Google Adsense is the most common way to monetize website traffic. It’s easy to set up, it adapts to the content of your site, and it’s relatively easy to generate clicks for revenue.
AdSense is considered PPC advertising (or “Pay Per Click”), meaning that you get paid whenever someone clicks an ad. Since everyone knows and trusts the Google brand, it’s not to difficult to get clicks.
Generating an AdSense click is a bit of a trade-off. A person who clicks on an ad leaves your site for someone else’s. In return for losing a reader, Google pays you for the click.
Building a blog for AdSense revenue is a bit of a paradox. The object is to accumulate regular readers (who are very unlikely to click your Google ads). Fortunately, the secondary benefit of gaining regular readers is an increase in search engine traffic, which tends to follow popularity and is more likely to generate ad clicks.
Once again, it makes more sense to focus on good content and organic growth than bursts in traffic.
Make Money With AdSense
How much you make with Google Adsense is determined by several factors:
In general, you should expect to convert 1-5% of your traffic into Adsense clicks (this number is your CTR or “Click Through Rate”). Therefore, it’s necessary to get 20 to 100 page views in order to generate a click. The more traffic your website generates, the more clicks you will get.
Where you put your Adsense makes a big difference in how much you make. Ads placed “above the fold” (no scroll needed) are much more likely to be noticed.
A tried-and-true strategy is to place a 250×250 ad at the beginning of your article, a 120×600 tower in your sidebar, and some other shape mid-article.
I choose to place my 250×250 blocks above the fold next to my photos. The photo draws a person’s eye and exposes them to my ads. This technique has the added advantage of giving my regular readers an opportunity to skip the ad if they wish.
The more your ads stand out, the more money they will make. Notice that all of my sponsored ads have a reddish color which sets them apart from the blues, grays, and blacks in the rest of the text.
You might try to make your AdSense ads the darkest color on your site and the rest of the text a few shades lighter. You could also experiment with different color schemes that make it stand out.
The type of traffic you get can make a big difference in your click-through rate. People that find your site via Google searches are much more likely to click your AdSense ads than someone that found it through StumbleUpon. The reason is that Google searchers are on a hunt for something and are comfortable with Google while StumbleUpon visitors are usually just passing through.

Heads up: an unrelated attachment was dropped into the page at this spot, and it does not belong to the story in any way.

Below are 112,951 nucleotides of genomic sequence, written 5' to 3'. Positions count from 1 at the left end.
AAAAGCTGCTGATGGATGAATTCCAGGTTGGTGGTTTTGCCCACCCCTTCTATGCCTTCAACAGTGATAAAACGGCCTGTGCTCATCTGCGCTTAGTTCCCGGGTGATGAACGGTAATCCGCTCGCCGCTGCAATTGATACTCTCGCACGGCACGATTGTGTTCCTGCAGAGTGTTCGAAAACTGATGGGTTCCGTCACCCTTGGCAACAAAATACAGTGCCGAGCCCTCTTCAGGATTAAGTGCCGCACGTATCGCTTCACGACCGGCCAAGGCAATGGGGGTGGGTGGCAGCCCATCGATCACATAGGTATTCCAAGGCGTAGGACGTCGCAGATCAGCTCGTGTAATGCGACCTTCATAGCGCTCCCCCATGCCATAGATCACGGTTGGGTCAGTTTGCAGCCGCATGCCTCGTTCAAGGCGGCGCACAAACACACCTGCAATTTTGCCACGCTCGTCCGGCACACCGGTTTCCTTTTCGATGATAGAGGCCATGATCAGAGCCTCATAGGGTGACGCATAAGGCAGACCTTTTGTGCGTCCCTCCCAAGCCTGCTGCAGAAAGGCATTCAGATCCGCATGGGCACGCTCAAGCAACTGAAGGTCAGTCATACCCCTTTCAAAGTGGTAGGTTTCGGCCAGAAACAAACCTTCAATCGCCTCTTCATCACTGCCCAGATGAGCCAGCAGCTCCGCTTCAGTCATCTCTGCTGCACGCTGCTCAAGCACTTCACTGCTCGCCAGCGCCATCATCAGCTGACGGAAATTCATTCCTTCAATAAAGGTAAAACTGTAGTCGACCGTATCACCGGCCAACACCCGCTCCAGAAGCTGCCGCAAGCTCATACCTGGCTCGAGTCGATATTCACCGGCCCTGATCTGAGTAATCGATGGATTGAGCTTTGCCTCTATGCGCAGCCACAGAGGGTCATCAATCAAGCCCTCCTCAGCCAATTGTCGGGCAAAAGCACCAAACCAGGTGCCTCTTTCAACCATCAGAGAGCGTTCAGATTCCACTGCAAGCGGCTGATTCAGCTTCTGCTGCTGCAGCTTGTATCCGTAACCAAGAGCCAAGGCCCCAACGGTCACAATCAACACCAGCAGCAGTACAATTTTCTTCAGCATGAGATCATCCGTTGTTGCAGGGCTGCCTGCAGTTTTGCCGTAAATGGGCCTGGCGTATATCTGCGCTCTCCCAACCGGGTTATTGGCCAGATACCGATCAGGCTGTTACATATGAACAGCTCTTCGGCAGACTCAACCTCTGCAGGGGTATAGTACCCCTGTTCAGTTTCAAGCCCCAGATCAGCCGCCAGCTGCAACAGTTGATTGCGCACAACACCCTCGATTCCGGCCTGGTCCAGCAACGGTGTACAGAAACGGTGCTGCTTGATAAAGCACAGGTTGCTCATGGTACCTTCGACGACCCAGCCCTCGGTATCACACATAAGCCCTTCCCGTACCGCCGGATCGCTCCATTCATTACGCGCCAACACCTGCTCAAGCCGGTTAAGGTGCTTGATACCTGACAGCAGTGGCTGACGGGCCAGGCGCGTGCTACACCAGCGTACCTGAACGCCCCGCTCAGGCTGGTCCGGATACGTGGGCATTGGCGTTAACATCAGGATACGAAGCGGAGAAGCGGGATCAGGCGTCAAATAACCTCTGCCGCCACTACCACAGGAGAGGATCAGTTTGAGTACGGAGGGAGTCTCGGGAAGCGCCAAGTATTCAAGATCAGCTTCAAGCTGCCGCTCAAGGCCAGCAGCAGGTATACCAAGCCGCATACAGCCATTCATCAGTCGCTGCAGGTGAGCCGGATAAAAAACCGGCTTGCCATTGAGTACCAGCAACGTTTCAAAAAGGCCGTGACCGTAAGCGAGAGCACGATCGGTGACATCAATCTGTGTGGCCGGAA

If you get a lot of referral traffic from other bloggers, you’re not as likely to have a very high CTR. Most bloggers and regular blog readers are more interested in finding blog content than clicking on Google ads.
The best traffic sources for CTR in order are:
- Search Engine Traffic
- Blog Referrals
- StumbleUpon or other Social Traffic
Since advertisers bid to get their ads on AdSense, more popular topics will breed higher prices per click. Making money is always a popular topic and seems to garner decent click rates. A topic like gardening might earn a little less.
Advertisers can also directly target your site if they choose. The more popular your site is, the higher it will cost them to do so.
Does AdSense Cheapen your Site?
Some people are afraid to put AdSense on their site because they are afraid that it looks “spammy.” My experience has shown just the opposite. I find that having advertisers like Google AdSense tends to portray professionalism.
People expect advertising on popular websites like newspaper and magazine publishers, so why shouldn’t you have some?
Whenever I tell someone that I make money using Google AdSense, their first reaction is usually a promise to click some ads for me. I always ask them not to for a couple of reasons:
1. Google keeps very close eye out for click fraud. If too many clicks are coming from one IP address, a red flag is raised.
2. Frivolous ad clicks result in a lower return on investment for advertisers, which means they will willing to pay less per click.
3. A few extra cents isn’t going to make much difference in the long run. I’m more interested in generating organic AdSense revenue growth.
$100 to Paycheck
One downside to new site owners is that Google only gives paychecks to those publishers that have earned $100 or more. It took Genius Types about 6 months of consistent posting to earn $100 in one month.
Putting AdSense on your site should be your first move to monetize your site. It’s easy to start and highly effective.